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What is blake saying about the two contrary states of the human soul in the two versions of the Chimney Sweep-'Songs of experience' & 'Songs of innocence'.

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Introduction

WHAT IS BLAKE SAYING ABOUT THE TWO CONTRARY STATES OF THE HUMAN SOUL IN THE TWO VERSIONS OF THE CHIMNEY SWEEP-'SONGS OF EXPERIENCE' & 'SONGS OF INNOCENCE In this essay I will attempt to analyse, compare and contrast the poems 'The Chimney Sweep' from both 'Songs of Experience' and 'Songs of Innocence' which were both written by 'William Blake' in 1790-92 and 1789 respectively. These two poems were amalgamated in 1794 to create a new collection called 'Songs of Innocence and Experience'. I will be looking at what Blake says and hints at concerning the 'two contrary states of the human soul' in the two poems as well as looking at the message Blake is trying to convey to the reader. As the poems are written regarding the same subject, that is a chimney sweep, I will be looking at how they differ in their representations of chimney sweeps as well as looking at whether Blake's attitude towards them and how they are treated varies or remains constant. I will also look at the many issues the poems raise and I will go beyond the obvious one of child labour and the implications this had on society at the time. Moving away from the issues that are raised by the two poems I will also look at the literacy techniques Blake uses in both poems and how they vary from poem to poem. ...read more.

Middle

'So if all do their duty, they need not fear harm.' The main theme of the poem is one to highlight the plight of young children who have been forced or sold into being a chimney sweep. It also brings to prominence the total lack of human rights that children and the working class had, and how he feels the disgusting way they are treated and are seen as an expendable commodity. Children of the working classes were almost seen as a different race to children of the middle and upper classes, where the idea of these children being used as child labour would be totally abhorrent. Blake seems to emphasise the unquestioning innocence of these child chimney sweeps when he juxtaposes it with the cruelty and injustice of their situation. Children who should have been protected and nurtured by adults, were instead exploited and brutally treated. 'And my father sold me while yet my tongue Could scarcely cry "weep! Weep! Weep! Weep!" So your chimneys I sweep & in soot I sleep.' However, in 'Songs of Experience' this innocence has been lost. A contrast is made between the unknowing innocent acceptance of the small boy from Songs of Innocence and the more worldly wise views in Songs of Experience where the chimney sweep is aware that he has been treated wrongfully. ...read more.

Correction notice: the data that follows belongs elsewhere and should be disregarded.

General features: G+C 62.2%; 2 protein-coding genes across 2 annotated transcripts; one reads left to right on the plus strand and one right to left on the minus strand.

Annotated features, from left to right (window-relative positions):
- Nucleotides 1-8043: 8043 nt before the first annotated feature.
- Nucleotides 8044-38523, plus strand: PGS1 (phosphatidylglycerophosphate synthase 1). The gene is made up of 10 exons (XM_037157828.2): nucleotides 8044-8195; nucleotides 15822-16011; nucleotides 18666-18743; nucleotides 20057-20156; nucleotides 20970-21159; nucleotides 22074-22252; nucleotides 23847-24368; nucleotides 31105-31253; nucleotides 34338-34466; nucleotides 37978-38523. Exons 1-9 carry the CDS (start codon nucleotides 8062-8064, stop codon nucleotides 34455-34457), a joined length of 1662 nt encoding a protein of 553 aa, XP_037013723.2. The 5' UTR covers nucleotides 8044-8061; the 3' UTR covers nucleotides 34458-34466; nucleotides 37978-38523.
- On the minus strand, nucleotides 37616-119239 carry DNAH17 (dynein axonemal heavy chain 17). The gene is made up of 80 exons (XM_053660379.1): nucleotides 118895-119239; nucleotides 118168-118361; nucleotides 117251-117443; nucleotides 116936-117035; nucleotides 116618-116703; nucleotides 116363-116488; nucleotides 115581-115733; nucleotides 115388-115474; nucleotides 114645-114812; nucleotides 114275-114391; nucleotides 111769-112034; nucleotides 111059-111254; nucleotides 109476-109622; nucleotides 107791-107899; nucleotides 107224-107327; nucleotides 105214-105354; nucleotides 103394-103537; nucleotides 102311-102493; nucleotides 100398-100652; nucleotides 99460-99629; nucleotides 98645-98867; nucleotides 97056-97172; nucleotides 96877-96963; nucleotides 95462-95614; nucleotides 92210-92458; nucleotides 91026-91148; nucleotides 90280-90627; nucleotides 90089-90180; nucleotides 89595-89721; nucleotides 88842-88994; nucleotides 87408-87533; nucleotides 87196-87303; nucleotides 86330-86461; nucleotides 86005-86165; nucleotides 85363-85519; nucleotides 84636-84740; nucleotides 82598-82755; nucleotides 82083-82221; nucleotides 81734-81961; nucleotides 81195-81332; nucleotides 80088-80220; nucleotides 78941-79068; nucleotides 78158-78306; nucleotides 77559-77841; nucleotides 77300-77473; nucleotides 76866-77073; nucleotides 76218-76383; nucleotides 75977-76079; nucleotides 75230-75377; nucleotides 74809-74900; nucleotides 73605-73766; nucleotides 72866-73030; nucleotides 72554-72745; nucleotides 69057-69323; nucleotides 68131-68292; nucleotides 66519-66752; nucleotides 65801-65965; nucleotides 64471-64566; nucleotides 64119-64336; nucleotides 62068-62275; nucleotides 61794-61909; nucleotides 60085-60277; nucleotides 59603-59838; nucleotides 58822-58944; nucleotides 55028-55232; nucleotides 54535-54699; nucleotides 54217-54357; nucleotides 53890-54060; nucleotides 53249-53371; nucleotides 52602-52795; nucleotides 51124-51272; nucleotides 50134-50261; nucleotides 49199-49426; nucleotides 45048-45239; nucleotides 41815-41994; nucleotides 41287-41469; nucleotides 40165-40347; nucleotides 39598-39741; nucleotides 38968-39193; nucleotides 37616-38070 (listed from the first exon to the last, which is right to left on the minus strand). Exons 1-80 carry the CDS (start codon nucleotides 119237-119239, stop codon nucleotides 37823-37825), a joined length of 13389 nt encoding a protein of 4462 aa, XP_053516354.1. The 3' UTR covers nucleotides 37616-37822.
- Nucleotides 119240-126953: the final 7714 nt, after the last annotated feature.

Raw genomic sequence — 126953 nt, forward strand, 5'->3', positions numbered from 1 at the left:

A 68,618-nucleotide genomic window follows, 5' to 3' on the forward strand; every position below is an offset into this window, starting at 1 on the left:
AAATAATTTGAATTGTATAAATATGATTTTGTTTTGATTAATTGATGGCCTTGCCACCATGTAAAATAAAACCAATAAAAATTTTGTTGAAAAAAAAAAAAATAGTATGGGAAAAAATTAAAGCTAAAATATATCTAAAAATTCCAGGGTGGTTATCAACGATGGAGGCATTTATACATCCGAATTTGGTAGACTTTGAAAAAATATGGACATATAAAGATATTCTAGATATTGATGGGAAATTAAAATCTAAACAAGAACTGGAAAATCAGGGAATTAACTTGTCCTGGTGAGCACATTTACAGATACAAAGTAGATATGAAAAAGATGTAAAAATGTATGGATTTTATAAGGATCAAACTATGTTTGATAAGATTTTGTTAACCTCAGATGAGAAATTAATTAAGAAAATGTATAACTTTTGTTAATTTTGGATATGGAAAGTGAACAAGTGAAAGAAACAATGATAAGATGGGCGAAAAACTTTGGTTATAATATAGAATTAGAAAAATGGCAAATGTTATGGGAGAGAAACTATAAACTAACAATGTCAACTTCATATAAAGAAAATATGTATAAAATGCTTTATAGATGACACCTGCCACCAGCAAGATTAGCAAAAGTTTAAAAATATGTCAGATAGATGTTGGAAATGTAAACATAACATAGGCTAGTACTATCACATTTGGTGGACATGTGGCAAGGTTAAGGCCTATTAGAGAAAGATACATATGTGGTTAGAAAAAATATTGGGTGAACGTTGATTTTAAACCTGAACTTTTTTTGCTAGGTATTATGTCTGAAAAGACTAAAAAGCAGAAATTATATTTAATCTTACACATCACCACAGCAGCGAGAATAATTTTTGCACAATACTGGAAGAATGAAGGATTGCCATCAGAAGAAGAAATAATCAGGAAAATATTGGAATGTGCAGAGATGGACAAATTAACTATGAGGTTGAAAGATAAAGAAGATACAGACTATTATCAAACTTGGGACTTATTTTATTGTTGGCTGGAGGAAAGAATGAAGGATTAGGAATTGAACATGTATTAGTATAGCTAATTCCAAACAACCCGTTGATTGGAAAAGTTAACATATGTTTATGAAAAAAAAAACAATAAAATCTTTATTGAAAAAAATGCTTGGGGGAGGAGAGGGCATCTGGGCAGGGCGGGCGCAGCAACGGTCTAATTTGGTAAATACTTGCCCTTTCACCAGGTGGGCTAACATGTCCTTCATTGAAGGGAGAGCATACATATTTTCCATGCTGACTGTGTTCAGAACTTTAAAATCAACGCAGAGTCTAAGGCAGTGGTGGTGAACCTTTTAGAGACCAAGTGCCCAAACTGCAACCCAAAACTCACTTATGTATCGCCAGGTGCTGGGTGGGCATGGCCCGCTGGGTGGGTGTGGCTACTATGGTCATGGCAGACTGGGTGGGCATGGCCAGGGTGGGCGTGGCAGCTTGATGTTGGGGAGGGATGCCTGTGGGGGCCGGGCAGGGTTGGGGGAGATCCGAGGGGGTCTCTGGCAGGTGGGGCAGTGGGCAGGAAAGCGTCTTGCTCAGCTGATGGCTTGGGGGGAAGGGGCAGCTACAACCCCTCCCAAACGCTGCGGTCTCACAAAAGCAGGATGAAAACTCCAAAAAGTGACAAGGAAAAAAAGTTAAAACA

Conclusion

in the world and trusts in God, and Experience where the child realises the harshness and futility of life; he has been let down by adults who should have protected him, his innocence has been lost because of the thoughtless and uncaring behaviour of adults. The significance of his writing could lie in whether one believes children are born innocent, trusting and pure and so should be nurtured and protected to prevent exposure to the harsh realities of life which might have a detrimental affect on them at an early age. Or if the belief is held that the child is a miniature adult and so should be treated as such with out any special considerations. Heaven was seen as a reward for suffering hell on earth and this belief was perhaps used and encouraged to exploit the na�ve working classes, who out of fear of retribution would not question this idea as religion was a means of controlling the masses. Blake uses a range of techniques, such as imagery, to convey and express these states, I found his description of the boy in Experience as 'A little black thing among the snow', particularly poignant reflecting the futility and cheapness of the lives of working class children. Blake wanted to highlight the plight of child labour and encourage people to recognise the inequalities of social class, imagery such as this undoubtedly achieves this. 1 ...read more.

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